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How to design accessible forms in 10 steps

By Bethan Phillimore9 May 20248 min read

This article has been written by Bethan Phillimore, UX Designer at Methods, and was first published in UX Collective


While completing a form isn’t usually a particularly fun task for a user, it is often a necessary step of a process. For example, a user might be asked to fill out a short form with payment details to buy an item or they might have to complete a form as part of a job application.

As a designer, we can make the lives of our users easier by designing forms to be straightforward to complete and accessible to all. Ensuring all users can access and understand elements of the form (for example, users of assistive technologies) benefits both the user and the business the designer might be working for. For instance, if a user with access needs can’t complete the payment steps due to the form not being accessible to them, not only is it frustrating for the user, it also negatively impacts the business they’re trying to buy from.

Here are some practical tips on how to design accessible forms:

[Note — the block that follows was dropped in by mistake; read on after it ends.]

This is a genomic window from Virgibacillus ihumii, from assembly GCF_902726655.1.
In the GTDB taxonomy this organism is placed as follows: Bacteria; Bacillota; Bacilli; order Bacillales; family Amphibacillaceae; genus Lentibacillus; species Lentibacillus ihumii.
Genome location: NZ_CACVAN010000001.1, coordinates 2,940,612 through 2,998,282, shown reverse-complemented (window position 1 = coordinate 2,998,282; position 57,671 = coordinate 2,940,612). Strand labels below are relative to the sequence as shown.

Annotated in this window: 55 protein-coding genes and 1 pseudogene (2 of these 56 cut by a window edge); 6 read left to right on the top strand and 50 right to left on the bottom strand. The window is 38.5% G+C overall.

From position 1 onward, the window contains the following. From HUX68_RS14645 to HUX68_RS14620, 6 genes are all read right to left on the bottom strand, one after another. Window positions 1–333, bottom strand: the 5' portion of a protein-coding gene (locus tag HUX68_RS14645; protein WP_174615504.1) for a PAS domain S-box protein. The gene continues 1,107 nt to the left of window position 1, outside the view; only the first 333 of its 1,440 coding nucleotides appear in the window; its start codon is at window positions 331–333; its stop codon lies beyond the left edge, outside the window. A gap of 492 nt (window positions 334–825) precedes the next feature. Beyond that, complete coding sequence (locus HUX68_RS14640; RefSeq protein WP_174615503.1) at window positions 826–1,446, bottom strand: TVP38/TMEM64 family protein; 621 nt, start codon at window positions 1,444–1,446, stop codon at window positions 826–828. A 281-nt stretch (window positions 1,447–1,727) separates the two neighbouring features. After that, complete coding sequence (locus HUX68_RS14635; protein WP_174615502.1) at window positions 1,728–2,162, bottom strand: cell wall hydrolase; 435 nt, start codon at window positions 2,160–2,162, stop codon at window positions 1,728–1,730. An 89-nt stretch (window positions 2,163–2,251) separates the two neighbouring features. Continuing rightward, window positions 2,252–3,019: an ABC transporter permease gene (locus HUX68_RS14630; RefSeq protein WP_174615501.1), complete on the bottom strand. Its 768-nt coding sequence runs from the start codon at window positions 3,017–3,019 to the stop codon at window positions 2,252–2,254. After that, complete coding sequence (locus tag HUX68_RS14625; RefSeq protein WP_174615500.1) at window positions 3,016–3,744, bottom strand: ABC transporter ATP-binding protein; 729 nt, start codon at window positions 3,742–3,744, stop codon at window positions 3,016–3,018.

1. Break long forms into shorter, multi-page forms

Avoid designing long forms with many fields on the same page. Instead, try to divide the fields between multiple, shorter forms. Long forms can be daunting and more difficult to understand, particularly for those with lower digital literacy and for some people with cognitive disabilities such as ADHD (Attention Deficit Hyperactivity Disorder). Aim to reduce the cognitive load by grouping together related fields in a logical way.

Once broken into multiple pages, ensure any instructions appear on every page. This prevents the user from having to rely on their memory to remember the form instructions, which would be difficult for most people, and even more difficult for someone with a cognitive impairment which affects memory.